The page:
4. The Unauthorized Use of Copyrighted Material and Copyright Infringement Concerns. On January 15, 2020, the court issued a ruling in the case of Energy Intelligence Group, Inc., et al. v. Kayne Anderson Capital Advisors, et al. The plaintiffs published an energy industry newsletter, the Oil Daily, whose content is largely developed by the plaintiff’s employees. The use of this material is authorized by a copyright license purchased by the defendants, which places strict controls on its use within the licensee’s office. The publication provides sophisticated coverage of the North American petroleum industry, and the defendants are a “boutique investment firm,” where energy securities are an important component of its business. Believing that the defendants were not adhering to the terms and conditions of the copyright license, the plaintiffs filed a copyright infringement lawsuit seeking substantial “statutory damages” under the Copyright Act and the Digital Millennium Copyright Act (DMCA). The defendants argued that the plaintiffs, when they learned that the defendants were not adhering to the terms of the license, were obliged to mitigate their damages by more forceful action. The lower court agreed with this argument, but the Fifth Circuit disagreed, and held that the plaintiffs were entitled to an additional award of over $1 million in addition to substantial legal fees which are permitted under the law.

Meanwhile, elsewhere:

Taking the Statute as One Finds It: On January 15, 2020, in Giovani, et al. v. Department of the Navy, the U.S. District Court for the Eastern District of Pennsylvania dismissed the plaintiffs’ lawsuit which alleged that they could seek relief under Pennsylvania’s Hazardous Sites Cleanup Act because two chemicals—PFOS and PFOA—were found in area groundwater and drinking water wells. While the court held that the Navy could not assert the defense of sovereign immunity, its defense that neither chemical was listed as a “hazardous substance” in the Pennsylvania statute requiring the dismissal of the lawsuit was granted. The court noted that these facts may change in the future, but litigants must take the statute as they find it.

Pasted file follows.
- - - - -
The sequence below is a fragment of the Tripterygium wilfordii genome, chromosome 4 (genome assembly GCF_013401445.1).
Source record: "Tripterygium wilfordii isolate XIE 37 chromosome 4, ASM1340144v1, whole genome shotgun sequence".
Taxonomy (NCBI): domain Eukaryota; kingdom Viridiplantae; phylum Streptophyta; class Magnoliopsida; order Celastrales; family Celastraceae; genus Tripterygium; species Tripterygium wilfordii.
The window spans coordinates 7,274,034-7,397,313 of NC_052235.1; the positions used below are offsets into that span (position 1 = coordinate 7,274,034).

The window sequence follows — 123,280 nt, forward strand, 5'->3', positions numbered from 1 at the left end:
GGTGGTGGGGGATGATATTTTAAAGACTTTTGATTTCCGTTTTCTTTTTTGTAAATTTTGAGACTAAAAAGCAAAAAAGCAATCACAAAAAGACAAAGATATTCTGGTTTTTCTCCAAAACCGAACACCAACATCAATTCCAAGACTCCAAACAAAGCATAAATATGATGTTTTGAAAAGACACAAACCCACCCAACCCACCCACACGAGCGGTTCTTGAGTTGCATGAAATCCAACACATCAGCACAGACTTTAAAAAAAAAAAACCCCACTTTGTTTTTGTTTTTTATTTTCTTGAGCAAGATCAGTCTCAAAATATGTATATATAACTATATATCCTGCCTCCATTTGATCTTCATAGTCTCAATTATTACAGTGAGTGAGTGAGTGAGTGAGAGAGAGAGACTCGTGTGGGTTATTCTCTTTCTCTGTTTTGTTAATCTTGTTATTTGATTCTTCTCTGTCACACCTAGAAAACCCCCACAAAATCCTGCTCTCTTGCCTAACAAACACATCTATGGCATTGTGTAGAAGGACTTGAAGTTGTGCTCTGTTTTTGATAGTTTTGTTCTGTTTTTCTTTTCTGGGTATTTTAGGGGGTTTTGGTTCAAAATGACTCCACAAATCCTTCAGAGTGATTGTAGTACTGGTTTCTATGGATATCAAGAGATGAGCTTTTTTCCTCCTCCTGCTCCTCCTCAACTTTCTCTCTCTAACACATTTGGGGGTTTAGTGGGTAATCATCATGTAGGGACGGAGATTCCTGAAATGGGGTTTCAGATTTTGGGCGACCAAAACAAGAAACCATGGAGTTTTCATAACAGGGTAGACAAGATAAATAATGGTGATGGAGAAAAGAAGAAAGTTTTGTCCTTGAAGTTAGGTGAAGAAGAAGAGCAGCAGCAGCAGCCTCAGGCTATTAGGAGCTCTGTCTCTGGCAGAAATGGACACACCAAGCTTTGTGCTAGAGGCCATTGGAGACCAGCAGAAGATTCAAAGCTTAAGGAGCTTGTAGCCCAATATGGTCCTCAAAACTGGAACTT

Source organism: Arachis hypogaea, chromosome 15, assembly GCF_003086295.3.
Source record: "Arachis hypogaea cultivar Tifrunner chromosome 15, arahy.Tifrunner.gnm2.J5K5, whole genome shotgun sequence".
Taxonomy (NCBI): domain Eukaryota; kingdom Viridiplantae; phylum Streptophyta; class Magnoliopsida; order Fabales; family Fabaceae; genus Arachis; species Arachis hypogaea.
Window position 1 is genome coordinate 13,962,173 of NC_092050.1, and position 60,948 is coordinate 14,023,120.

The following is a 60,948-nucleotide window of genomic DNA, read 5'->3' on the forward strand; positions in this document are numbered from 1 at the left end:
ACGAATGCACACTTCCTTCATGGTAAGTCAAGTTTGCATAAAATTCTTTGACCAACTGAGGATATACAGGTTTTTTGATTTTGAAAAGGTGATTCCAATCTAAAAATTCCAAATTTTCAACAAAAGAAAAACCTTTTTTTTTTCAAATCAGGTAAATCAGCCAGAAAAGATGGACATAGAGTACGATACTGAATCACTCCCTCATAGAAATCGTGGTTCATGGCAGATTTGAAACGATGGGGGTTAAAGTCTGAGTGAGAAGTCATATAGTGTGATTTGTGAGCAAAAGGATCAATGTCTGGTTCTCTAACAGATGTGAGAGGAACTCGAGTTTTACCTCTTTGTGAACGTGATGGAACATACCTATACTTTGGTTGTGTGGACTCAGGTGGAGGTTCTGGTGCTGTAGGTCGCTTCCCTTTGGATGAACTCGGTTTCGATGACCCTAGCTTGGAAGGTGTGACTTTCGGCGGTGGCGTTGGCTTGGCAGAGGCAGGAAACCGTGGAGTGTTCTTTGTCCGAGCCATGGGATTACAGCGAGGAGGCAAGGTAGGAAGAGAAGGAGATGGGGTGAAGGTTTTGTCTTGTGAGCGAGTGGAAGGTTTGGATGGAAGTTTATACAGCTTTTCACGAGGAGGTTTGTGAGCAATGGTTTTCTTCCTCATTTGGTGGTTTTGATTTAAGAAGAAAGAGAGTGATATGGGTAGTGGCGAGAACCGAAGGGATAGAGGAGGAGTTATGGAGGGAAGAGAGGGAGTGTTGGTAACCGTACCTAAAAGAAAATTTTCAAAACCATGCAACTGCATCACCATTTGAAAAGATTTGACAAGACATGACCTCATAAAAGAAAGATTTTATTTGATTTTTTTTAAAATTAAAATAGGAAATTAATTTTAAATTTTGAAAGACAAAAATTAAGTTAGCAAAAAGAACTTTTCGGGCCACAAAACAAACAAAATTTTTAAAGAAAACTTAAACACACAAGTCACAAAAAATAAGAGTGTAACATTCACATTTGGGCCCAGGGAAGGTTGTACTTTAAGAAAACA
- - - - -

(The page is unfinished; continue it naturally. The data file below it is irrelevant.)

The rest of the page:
Applying Emission Standards Only to the Actual Emitters. Finally, on January 16, 2020, the Supreme Court of the State of Washington ruled in a 5 to 4 decision that the Washington Clean Air Act does not authorize the state’s Department of Ecology to “establish and enforce greenhouse gas emission standards for business and utilities that do not directly emit greenhouse gases, but whose products ultimately do.” In Association of Washington Businesses, et al. v. Washington State Department of Ecology, the majority opinion, written by the Chief Justice, concluded that “by its plain language and structure, the Act limits the applicability of emission standards to actual emitters.” The rule was promulgated in 2016, argued before the Supreme Court in March 2019 and decided in January 2020. The court held that this provision of the Rule could be severed from the rest of its validly authorized provisions.